In October 2008, the International Working Group of Sovereign Wealth Funds (IWG) released a set of generally accepted principles and practices (GAPP) for the conduct, governance, and accountability of sovereign wealth funds (SWF).
First conceived in the 1950s by foreign governments as a means to invest surplus foreign exchange earnings in the U.S. and markets abroad, SWFs have been the subject of intense media and government scrutiny after a flurry of investment deals in 2006 and 2007 caught the public's eye. Because many SWFs lack transparency, critics have been concerned that these government-owned investment vehicles could be used to advance political, as well as economic, agendas.
Some observers fear that rather than using SWFs as a means to hold a diversified asset portfolio and earn a solid return on investment, countries might use these funds to destabilize financial markets, protect industries and companies, or even expropriate technology. With little public information available on most sovereign investors' financial objectives, countries-including the U.S.-began to question the value of SWF benefits and whether action should be taken against what may instead represent a threat to their economic and national security.
In response to the rising threat of nations adopting barriers to sovereign wealth investment, 26 countries with sovereign wealth funds convened the IWG to collaborate with the International Monetary Fund, the World Bank, and the OECD in drafting the GAPP framework. The GAPP recommends 24 voluntary principles that, if adopted, will enable countries to better manage their SWFs while promoting investor confidence. Although the current financial crisis has given SWFs a boost in popularity-these days nations are happy to get capital from any source-the implementation of GAPP practices should help prevent a return to the hostile investment environment of the recent past.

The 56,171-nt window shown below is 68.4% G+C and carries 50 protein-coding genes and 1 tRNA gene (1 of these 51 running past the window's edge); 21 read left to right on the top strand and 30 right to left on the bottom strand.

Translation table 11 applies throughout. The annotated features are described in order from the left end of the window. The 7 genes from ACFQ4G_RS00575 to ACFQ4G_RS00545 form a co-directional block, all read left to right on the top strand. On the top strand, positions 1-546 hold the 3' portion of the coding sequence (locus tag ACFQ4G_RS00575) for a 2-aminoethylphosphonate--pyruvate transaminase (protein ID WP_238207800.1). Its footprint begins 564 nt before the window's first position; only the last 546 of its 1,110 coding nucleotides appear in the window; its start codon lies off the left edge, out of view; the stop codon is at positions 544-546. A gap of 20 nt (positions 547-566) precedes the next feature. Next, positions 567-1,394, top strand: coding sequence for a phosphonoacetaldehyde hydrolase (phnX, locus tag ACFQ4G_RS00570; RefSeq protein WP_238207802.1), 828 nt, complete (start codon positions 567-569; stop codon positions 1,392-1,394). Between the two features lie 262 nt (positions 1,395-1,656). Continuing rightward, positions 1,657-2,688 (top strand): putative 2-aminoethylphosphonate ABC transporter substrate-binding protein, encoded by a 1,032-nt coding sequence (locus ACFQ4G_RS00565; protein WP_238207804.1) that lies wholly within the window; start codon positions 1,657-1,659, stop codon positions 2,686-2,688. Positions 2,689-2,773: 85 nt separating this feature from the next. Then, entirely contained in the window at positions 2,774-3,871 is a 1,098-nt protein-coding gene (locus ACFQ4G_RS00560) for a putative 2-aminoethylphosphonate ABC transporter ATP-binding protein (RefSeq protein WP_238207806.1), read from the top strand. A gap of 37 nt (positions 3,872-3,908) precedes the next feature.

During development of the GAPP, IWG nations collaborated with policymakers from recipient countries. Consequently, these nations were afforded a greater understanding of the real issues surrounding sovereign wealth funds, which, in turn, allowed participating countries to balance their open markets with national security concerns. The GAPP should not only result in greater transparency and sounder investment decisions in SWFs but also mitigate the biggest threat to the world's economic and national security-protectionist investment policies.
Sovereign Wealth and the GAPP
The U.S. Department of the Treasury defines a sovereign wealth fund as a "government investment vehicle which is funded by foreign exchange assets, and which manages those assets separately from the official reserves of the monetary authorities." SWFs are financed by surplus foreign exchange earnings from commodity exports, balance of payments or government budget surpluses, and foreign currency operations. These funds are generally established as long-term investment vehicles designed to cover future expenditures on pensions, smooth the effects of volatile commodity prices on government revenue flows, or invest reserves.